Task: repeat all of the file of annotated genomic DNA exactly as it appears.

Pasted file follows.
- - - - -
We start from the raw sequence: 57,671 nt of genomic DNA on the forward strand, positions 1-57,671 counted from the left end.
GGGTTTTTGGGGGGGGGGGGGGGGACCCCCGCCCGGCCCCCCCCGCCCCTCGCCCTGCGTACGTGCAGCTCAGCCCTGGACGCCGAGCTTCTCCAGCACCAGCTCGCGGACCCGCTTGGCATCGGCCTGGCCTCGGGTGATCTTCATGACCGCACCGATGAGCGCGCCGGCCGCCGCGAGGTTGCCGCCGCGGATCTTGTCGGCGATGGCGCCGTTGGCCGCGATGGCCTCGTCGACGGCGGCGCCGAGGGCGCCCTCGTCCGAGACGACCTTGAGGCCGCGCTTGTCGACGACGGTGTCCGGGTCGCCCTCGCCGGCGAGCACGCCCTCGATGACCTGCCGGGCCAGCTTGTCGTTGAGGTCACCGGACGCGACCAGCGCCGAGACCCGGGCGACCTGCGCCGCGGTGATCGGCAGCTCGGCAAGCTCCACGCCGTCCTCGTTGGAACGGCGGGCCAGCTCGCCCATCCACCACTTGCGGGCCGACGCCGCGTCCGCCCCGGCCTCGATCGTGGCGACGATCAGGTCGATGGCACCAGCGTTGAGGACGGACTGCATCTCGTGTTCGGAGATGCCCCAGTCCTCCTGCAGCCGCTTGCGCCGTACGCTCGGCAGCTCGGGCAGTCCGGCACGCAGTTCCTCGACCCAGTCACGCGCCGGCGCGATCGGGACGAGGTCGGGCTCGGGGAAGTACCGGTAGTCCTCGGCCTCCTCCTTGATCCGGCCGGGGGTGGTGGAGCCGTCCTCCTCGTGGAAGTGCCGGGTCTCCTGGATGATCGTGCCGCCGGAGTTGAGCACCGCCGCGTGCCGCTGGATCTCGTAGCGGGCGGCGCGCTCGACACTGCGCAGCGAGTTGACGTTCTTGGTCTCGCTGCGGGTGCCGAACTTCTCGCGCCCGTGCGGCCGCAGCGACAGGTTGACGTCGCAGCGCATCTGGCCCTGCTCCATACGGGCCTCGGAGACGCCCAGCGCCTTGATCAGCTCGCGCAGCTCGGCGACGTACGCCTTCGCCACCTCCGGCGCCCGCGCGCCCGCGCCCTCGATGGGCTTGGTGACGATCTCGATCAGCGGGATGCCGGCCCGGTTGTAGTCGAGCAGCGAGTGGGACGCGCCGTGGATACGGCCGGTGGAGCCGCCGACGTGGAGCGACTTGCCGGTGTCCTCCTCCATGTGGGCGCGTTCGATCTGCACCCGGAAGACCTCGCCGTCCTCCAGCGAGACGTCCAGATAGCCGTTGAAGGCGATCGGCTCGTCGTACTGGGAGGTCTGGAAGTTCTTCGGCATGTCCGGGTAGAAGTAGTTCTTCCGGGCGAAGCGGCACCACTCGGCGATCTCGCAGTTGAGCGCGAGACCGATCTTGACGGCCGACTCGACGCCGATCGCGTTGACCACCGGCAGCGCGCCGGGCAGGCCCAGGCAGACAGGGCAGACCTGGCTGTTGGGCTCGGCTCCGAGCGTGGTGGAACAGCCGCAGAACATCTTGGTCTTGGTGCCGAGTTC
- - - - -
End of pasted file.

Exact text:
We start from the raw sequence: 57,671 nt of genomic DNA on the forward strand, positions 1-57,671 counted from the left end.
GGGTTTTTGGGGGGGGGGGGGGGGACCCCCGCCCGGCCCCCCCCGCCCCTCGCCCTGCGTACGTGCAGCTCAGCCCTGGACGCCGAGCTTCTCCAGCACCAGCTCGCGGACCCGCTTGGCATCGGCCTGGCCTCGGGTGATCTTCATGACCGCACCGATGAGCGCGCCGGCCGCCGCGAGGTTGCCGCCGCGGATCTTGTCGGCGATGGCGCCGTTGGCCGCGATGGCCTCGTCGACGGCGGCGCCGAGGGCGCCCTCGTCCGAGACGACCTTGAGGCCGCGCTTGTCGACGACGGTGTCCGGGTCGCCCTCGCCGGCGAGCACGCCCTCGATGACCTGCCGGGCCAGCTTGTCGTTGAGGTCACCGGACGCGACCAGCGCCGAGACCCGGGCGACCTGCGCCGCGGTGATCGGCAGCTCGGCAAGCTCCACGCCGTCCTCGTTGGAACGGCGGGCCAGCTCGCCCATCCACCACTTGCGGGCCGACGCCGCGTCCGCCCCGGCCTCGATCGTGGCGACGATCAGGTCGATGGCACCAGCGTTGAGGACGGACTGCATCTCGTGTTCGGAGATGCCCCAGTCCTCCTGCAGCCGCTTGCGCCGTACGCTCGGCAGCTCGGGCAGTCCGGCACGCAGTTCCTCGACCCAGTCACGCGCCGGCGCGATCGGGACGAGGTCGGGCTCGGGGAAGTACCGGTAGTCCTCGGCCTCCTCCTTGATCCGGCCGGGGGTGGTGGAGCCGTCCTCCTCGTGGAAGTGCCGGGTCTCCTGGATGATCGTGCCGCCGGAGTTGAGCACCGCCGCGTGCCGCTGGATCTCGTAGCGGGCGGCGCGCTCGACACTGCGCAGCGAGTTGACGTTCTTGGTCTCGCTGCGGGTGCCGAACTTCTCGCGCCCGTGCGGCCGCAGCGACAGGTTGACGTCGCAGCGCATCTGGCCCTGCTCCATACGGGCCTCGGAGACGCCCAGCGCCTTGATCAGCTCGCGCAGCTCGGCGACGTACGCCTTCGCCACCTCCGGCGCCCGCGCGCCCGCGCCCTCGATGGGCTTGGTGACGATCTCGATCAGCGGGATGCCGGCCCGGTTGTAGTCGAGCAGCGAGTGGGACGCGCCGTGGATACGGCCGGTGGAGCCGCCGACGTGGAGCGACTTGCCGGTGTCCTCCTCCATGTGGGCGCGTTCGATCTGCACCCGGAAGACCTCGCCGTCCTCCAGCGAGACGTCCAGATAGCCGTTGAAGGCGATCGGCTCGTCGTACTGGGAGGTCTGGAAGTTCTTCGGCATGTCCGGGTAGAAGTAGTTCTTCCGGGCGAAGCGGCACCACTCGGCGATCTCGCAGTTGAGCGCGAGACCGATCTTGACGGCCGACTCGACGCCGATCGCGTTGACCACCGGCAGCGCGCCGGGCAGGCCCAGGCAGACAGGGCAGACCTGGCTGTTGGGCTCGGCTCCGAGCGTGGTGGAACAGCCGCAGAACATCTTGGTCTTGGTGCCGAGTTC